``Most contractors will only do business with people they know. The Department of Defense hands out 80 percent of federal contracts.''
Though a portion of the companies owned by women are very small - often run from the home and with no more than one or two other employees - there are many others able to provide the kinds of services both contractors and subcontractors are looking for, says a spokeswoman at the Small Business Administration.
``We didn't grow up thinking about being CEOs [chief executive officers] and stockbrokers,'' says Carey Stacey, president of DiaLogos International Corporation, a foreign-language center in Raleigh, N.C.
One networking tool that can make the proper connections was started by the SBA. PASS (Procurement Automated Source System), a bidders list used by all federal-government departments, now carries the names of 30,000 women-owned businesses and what products or services they offer.
Giving credit where credit is due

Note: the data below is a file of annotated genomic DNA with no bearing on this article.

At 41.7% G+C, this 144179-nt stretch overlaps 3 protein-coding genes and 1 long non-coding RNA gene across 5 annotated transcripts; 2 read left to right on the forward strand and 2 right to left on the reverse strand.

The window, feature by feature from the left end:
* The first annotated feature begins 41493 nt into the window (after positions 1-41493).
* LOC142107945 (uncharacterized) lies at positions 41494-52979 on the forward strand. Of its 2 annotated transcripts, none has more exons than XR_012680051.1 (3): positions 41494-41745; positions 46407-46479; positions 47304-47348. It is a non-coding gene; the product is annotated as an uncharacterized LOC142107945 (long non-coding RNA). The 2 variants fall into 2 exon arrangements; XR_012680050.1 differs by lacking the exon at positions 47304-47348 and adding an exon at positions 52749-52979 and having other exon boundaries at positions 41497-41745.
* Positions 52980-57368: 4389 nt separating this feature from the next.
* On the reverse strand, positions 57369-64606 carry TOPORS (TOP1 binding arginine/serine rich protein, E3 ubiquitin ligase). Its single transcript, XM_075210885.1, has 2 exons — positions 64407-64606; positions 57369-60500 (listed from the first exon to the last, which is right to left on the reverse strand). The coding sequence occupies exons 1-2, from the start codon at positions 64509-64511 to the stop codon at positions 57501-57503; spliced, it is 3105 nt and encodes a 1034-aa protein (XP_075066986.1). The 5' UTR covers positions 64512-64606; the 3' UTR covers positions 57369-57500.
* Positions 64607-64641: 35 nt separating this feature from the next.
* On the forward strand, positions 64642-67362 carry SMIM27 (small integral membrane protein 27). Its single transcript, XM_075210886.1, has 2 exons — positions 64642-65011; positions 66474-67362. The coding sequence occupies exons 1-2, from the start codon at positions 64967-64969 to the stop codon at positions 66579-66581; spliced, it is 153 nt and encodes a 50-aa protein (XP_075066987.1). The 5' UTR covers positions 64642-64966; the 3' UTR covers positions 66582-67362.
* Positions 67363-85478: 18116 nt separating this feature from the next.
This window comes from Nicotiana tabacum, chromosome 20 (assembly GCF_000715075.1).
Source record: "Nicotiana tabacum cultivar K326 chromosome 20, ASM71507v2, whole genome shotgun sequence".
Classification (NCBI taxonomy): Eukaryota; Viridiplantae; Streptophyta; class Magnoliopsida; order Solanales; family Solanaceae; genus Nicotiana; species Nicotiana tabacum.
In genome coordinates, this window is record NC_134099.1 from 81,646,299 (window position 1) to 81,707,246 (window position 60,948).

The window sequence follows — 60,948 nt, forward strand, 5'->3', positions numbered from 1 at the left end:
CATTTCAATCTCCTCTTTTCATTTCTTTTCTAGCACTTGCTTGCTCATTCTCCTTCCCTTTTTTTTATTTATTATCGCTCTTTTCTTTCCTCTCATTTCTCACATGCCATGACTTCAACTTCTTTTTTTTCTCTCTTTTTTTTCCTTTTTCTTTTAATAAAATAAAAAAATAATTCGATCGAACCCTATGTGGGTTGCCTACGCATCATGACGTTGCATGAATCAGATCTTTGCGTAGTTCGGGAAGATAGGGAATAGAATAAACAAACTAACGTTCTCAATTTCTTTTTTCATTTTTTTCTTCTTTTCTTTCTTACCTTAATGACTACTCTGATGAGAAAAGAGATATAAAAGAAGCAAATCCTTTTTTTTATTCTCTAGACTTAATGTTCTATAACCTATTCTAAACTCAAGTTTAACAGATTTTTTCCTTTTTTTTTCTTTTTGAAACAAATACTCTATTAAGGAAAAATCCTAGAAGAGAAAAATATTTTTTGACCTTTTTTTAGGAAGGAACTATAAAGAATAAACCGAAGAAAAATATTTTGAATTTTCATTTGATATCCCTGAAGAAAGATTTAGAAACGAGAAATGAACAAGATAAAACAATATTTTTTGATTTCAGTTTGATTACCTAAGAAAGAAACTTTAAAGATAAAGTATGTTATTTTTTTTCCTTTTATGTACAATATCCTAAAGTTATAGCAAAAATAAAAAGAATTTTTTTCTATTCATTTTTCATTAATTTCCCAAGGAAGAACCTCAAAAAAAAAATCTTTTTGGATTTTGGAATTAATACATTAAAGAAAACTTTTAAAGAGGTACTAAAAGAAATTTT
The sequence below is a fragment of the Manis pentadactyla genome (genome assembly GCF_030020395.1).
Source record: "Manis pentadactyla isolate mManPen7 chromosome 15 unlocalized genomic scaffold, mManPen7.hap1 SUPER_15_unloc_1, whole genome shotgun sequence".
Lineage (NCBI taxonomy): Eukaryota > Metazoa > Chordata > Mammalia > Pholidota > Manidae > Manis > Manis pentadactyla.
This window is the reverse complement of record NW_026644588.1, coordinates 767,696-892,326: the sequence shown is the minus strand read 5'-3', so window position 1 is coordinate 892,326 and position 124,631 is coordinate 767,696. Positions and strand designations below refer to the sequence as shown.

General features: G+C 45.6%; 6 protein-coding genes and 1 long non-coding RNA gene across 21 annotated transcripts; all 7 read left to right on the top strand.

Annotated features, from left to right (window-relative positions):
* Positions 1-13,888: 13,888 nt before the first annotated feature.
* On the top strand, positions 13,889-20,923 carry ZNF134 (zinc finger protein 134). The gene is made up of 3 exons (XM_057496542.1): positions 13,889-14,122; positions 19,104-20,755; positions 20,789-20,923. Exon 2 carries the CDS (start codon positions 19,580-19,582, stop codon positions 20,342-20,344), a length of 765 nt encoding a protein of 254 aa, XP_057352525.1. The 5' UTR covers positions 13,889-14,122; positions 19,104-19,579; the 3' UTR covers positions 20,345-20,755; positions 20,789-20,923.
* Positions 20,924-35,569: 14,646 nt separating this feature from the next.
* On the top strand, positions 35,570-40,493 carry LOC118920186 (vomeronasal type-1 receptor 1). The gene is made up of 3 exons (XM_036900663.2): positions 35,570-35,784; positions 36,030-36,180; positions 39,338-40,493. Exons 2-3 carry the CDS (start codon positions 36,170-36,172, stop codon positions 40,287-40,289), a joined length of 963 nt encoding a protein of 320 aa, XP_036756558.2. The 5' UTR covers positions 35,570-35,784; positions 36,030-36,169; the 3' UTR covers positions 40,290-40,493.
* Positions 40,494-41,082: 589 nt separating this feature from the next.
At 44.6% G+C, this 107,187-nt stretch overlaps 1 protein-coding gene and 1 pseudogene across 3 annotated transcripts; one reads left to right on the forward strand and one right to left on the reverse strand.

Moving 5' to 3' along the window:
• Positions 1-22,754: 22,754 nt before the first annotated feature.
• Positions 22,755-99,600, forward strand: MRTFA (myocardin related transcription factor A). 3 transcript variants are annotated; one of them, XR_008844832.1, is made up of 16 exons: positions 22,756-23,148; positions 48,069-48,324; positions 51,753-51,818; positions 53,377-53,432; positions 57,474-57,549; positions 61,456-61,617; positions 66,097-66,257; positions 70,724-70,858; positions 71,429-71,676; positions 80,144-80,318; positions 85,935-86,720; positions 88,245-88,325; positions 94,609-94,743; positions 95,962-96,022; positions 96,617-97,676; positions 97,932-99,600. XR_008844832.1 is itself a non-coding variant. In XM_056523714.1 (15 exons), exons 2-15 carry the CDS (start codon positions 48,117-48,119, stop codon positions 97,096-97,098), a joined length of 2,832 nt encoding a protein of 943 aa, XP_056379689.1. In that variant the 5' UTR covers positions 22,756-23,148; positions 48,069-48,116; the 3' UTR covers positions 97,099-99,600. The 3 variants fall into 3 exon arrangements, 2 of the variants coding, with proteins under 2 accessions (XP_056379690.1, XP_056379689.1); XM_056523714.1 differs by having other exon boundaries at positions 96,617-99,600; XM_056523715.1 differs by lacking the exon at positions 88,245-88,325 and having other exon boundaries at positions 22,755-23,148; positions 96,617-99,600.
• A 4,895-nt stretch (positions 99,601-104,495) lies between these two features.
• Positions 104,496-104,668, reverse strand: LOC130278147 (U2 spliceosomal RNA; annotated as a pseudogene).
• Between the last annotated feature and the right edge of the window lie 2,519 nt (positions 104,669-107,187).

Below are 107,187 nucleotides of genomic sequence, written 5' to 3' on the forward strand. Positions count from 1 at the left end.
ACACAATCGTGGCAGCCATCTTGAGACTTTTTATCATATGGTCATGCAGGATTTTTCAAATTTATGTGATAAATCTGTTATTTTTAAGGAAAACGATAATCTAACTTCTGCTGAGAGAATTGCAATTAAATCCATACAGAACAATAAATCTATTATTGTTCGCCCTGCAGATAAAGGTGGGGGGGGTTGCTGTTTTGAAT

HR50-50 also addresses reports of discriminatory lending practices, something that is often subtle and very difficult to prove.
It would remove an exemption to the Equal Credit Opportunity Act that says the law does not extend to the business arena, but only protects women as consumers. Specifically, lenders would not be able to ask irrelevant questions about a woman's marital status, and if her loan request were denied, would have to provide a written explanation of the reason.
Traditionally, ``banks have often refused to lend money to single women to buy a home, no matter what kind of earnings they had, because the bank didn't expect them to continue those earnings,'' says Bickley Townsend, director of research and education at American Demographics, a magazine published in Ithaca, N.Y. It is true, she acknowledges, that until the 1970s, large numbers of women left the work force to raise families.
But today, ``women's labor-force participation is almost identical to that of men,'' Ms. Townsend says.
Still, women continue to experience discrimination when applying for credit, as was illustrated in testimony by dozens of witnesses at hearings the House Committee on Small Business held before drafting HR50-50.